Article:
Washington (CNN)Rep. Hank Johnson was arrested by Capitol Police on Thursday during a protest on “Senate inaction on voting rights legislation,” according to a video posted on Twitter.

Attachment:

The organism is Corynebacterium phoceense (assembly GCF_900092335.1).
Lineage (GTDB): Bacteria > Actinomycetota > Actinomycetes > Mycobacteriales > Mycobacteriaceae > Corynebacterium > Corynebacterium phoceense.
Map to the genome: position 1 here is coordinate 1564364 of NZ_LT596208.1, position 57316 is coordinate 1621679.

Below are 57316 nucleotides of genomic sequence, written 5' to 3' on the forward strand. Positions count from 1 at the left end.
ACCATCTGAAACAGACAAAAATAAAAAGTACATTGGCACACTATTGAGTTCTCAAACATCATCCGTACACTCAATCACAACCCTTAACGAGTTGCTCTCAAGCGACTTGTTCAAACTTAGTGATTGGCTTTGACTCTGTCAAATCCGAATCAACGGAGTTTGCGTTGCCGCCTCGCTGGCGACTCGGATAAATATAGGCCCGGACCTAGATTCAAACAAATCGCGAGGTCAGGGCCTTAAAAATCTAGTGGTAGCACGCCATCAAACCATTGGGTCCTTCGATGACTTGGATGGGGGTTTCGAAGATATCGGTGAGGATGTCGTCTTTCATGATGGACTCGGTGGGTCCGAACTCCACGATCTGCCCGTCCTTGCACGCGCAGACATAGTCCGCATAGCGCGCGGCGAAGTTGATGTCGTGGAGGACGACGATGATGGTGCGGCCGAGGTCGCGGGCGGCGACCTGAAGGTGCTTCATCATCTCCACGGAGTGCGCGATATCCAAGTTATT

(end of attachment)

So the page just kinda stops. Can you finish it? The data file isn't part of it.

Johnson can be seen in the video with his hands restrained behind his back while still participating in a chant with other protesters yelling, “Whose streets? Our streets. Whose House? Our House.” He is one of 10 people whom the Capitol Police arrested for “unlawfully demonstrating” outside the Hart Senate Office Building and charged with crowding, obstructing or incommoding.”Today, Congressman Hank Johnson was arrested along with a group of black male voting rights activists protesting against Senate inaction on voting rights legislation and filibuster reform,” Johnson’s office said in a statement to CNN. The protest, the statement said, was also in response to restrictive voting laws across the country “that target students, the elderly and people of color. In the spirit of his dear friend and mentor — the late Congressman John Lewis — Rep. Johnson was getting in ‘good trouble’ fighting for and protecting civil and voting rights for all Americans.”Two prominent Black activists were also arrested at the Capitol Hill protest. A spokesperson for Color of Change confirmed that Rashad Robinson, the organization’s president, had been arrested, and a spokeswoman for Black Voters Matter confirmed that co-founder Cliff Albright had been arrested as well.Read MoreRobinson said in a statement Thursday that “it was worth the risk to use our power to demand voting rights protections for Black people, and all communities, in our country.”Johnson is the second lawmaker to be arrested in as many weeks while protesting for voting rights. Rep. Joyce Beatty, the Democratic chair of the Congressional Black Caucus, was arrested on July 15 by Capitol Police after participating in a voting rights protest that culminated in a march inside the Senate Hart Office Building atrium.Both protests centered on protecting voting rights and passing the For the People Act. The Democratic legislation passed the House earlier this year but was blocked by Republicans in the Senate in late June. Democrats have pushed the bill as way to address the raft of voting restrictions being advanced by GOP state lawmakers nationwide. Eighteen states have enacted 30 new laws that make it harder to vote, according to a new tally by the liberal-leaning Brennan Center for Justice that tracks state activity through July 14.Among the most common provisions, according to Brennan’s researchers: measures in seven states that either expand officials’ ability to purge voters from the registration rolls or put voters at risk of having their names improperly removed. Those laws were enacted in Arizona, Florida, Iowa, Kentucky, Louisiana, Texas and Utah, the center found.Three of the 18 states with new restrictions have passed sweeping, omnibus bills that cover a broad range of voting activity: Florida, Georgia and Iowa.Biden and Democrats in Congress, Robinson said Thursday, “won their elections on promises to restore voting rights access and protect the Black vote. But more than six months into this Administration, we’ve yet to see real, meaningful action on voting rights.”This story has been updated with additional information Thursday.